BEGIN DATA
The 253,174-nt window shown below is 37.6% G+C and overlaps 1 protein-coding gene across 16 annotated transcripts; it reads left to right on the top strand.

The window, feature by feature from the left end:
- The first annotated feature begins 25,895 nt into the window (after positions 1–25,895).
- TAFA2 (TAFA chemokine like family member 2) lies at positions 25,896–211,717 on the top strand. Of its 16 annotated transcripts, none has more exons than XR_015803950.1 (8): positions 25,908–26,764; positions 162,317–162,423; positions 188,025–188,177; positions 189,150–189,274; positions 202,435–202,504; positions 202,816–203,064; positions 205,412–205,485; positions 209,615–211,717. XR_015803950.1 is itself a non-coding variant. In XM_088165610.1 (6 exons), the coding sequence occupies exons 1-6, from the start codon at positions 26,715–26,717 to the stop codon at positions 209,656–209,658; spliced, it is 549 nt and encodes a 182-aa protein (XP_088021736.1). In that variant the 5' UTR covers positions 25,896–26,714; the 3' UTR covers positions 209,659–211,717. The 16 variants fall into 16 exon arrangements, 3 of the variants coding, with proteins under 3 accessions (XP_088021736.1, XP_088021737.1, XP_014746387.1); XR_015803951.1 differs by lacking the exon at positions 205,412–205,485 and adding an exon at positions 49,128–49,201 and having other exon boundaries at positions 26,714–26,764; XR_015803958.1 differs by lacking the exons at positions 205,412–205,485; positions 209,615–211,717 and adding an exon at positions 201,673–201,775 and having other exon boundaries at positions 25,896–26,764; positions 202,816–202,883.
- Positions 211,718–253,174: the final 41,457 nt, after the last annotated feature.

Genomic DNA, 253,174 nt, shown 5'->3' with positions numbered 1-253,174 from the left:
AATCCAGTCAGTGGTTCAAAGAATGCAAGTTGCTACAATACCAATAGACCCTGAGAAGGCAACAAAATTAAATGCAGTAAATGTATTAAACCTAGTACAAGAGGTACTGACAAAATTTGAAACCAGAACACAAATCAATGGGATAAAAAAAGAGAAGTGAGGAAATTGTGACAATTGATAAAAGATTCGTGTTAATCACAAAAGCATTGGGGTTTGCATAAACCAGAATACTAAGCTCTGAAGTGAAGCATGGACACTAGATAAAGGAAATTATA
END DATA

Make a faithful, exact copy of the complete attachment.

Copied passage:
The 253,174-nt window shown below is 37.6% G+C and overlaps 1 protein-coding gene across 16 annotated transcripts; it reads left to right on the top strand.

The window, feature by feature from the left end:
- The first annotated feature begins 25,895 nt into the window (after positions 1–25,895).
- TAFA2 (TAFA chemokine like family member 2) lies at positions 25,896–211,717 on the top strand. Of its 16 annotated transcripts, none has more exons than XR_015803950.1 (8): positions 25,908–26,764; positions 162,317–162,423; positions 188,025–188,177; positions 189,150–189,274; positions 202,435–202,504; positions 202,816–203,064; positions 205,412–205,485; positions 209,615–211,717. XR_015803950.1 is itself a non-coding variant. In XM_088165610.1 (6 exons), the coding sequence occupies exons 1-6, from the start codon at positions 26,715–26,717 to the stop codon at positions 209,656–209,658; spliced, it is 549 nt and encodes a 182-aa protein (XP_088021736.1). In that variant the 5' UTR covers positions 25,896–26,714; the 3' UTR covers positions 209,659–211,717. The 16 variants fall into 16 exon arrangements, 3 of the variants coding, with proteins under 3 accessions (XP_088021736.1, XP_088021737.1, XP_014746387.1); XR_015803951.1 differs by lacking the exon at positions 205,412–205,485 and adding an exon at positions 49,128–49,201 and having other exon boundaries at positions 26,714–26,764; XR_015803958.1 differs by lacking the exons at positions 205,412–205,485; positions 209,615–211,717 and adding an exon at positions 201,673–201,775 and having other exon boundaries at positions 25,896–26,764; positions 202,816–202,883.
- Positions 211,718–253,174: the final 41,457 nt, after the last annotated feature.

Genomic DNA, 253,174 nt, shown 5'->3' with positions numbered 1-253,174 from the left:
AATCCAGTCAGTGGTTCAAAGAATGCAAGTTGCTACAATACCAATAGACCCTGAGAAGGCAACAAAATTAAATGCAGTAAATGTATTAAACCTAGTACAAGAGGTACTGACAAAATTTGAAACCAGAACACAAATCAATGGGATAAAAAAAGAGAAGTGAGGAAATTGTGACAATTGATAAAAGATTCGTGTTAATCACAAAAGCATTGGGGTTTGCATAAACCAGAATACTAAGCTCTGAAGTGAAGCATGGACACTAGATAAAGGAAATTATA